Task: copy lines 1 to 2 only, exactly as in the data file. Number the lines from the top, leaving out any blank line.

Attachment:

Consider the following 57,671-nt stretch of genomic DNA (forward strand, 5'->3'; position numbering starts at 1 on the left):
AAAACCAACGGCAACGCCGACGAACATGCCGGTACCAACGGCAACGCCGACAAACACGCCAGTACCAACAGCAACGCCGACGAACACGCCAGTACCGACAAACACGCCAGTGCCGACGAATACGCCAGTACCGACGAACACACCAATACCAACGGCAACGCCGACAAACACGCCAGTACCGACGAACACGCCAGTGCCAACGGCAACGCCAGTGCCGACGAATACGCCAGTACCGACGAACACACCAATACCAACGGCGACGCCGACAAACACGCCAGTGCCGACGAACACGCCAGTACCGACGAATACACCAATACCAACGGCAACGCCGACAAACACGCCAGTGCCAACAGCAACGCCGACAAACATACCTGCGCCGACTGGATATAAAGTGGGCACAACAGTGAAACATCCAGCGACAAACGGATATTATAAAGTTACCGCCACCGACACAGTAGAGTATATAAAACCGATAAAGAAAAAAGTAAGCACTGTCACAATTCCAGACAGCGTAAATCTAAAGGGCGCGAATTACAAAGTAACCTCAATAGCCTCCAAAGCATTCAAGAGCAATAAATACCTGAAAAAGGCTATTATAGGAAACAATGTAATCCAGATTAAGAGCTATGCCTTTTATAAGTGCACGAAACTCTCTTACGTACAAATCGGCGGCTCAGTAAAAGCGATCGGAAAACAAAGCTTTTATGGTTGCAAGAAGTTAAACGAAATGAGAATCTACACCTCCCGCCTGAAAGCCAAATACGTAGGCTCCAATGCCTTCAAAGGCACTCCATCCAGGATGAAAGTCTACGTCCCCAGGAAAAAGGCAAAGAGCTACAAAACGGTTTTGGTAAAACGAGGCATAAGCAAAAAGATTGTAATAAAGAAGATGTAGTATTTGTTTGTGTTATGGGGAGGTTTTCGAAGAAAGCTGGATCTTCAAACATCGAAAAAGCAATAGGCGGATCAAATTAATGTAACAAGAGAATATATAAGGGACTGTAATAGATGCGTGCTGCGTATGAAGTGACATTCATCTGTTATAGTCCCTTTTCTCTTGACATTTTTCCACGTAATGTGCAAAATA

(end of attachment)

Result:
Consider the following 57,671-nt stretch of genomic DNA (forward strand, 5'->3'; position numbering starts at 1 on the left):
AAAACCAACGGCAACGCCGACGAACATGCCGGTACCAACGGCAACGCCGACAAACACGCCAGTACCAACAGCAACGCCGACGAACACGCCAGTACCGACAAACACGCCAGTGCCGACGAATACGCCAGTACCGACGAACACACCAATACCAACGGCAACGCCGACAAACACGCCAGTACCGACGAACACGCCAGTGCCAACGGCAACGCCAGTGCCGACGAATACGCCAGTACCGACGAACACACCAATACCAACGGCGACGCCGACAAACACGCCAGTGCCGACGAACACGCCAGTACCGACGAATACACCAATACCAACGGCAACGCCGACAAACACGCCAGTGCCAACAGCAACGCCGACAAACATACCTGCGCCGACTGGATATAAAGTGGGCACAACAGTGAAACATCCAGCGACAAACGGATATTATAAAGTTACCGCCACCGACACAGTAGAGTATATAAAACCGATAAAGAAAAAAGTAAGCACTGTCACAATTCCAGACAGCGTAAATCTAAAGGGCGCGAATTACAAAGTAACCTCAATAGCCTCCAAAGCATTCAAGAGCAATAAATACCTGAAAAAGGCTATTATAGGAAACAATGTAATCCAGATTAAGAGCTATGCCTTTTATAAGTGCACGAAACTCTCTTACGTACAAATCGGCGGCTCAGTAAAAGCGATCGGAAAACAAAGCTTTTATGGTTGCAAGAAGTTAAACGAAATGAGAATCTACACCTCCCGCCTGAAAGCCAAATACGTAGGCTCCAATGCCTTCAAAGGCACTCCATCCAGGATGAAAGTCTACGTCCCCAGGAAAAAGGCAAAGAGCTACAAAACGGTTTTGGTAAAACGAGGCATAAGCAAAAAGATTGTAATAAAGAAGATGTAGTATTTGTTTGTGTTATGGGGAGGTTTTCGAAGAAAGCTGGATCTTCAAACATCGAAAAAGCAATAGGCGGATCAAATTAATGTAACAAGAGAATATATAAGGGACTGTAATAGATGCGTGCTGCGTATGAAGTGACATTCATCTGTTATAGTCCCTTTTCTCTTGACATTTTTCCACGTAATGTGCAAAATA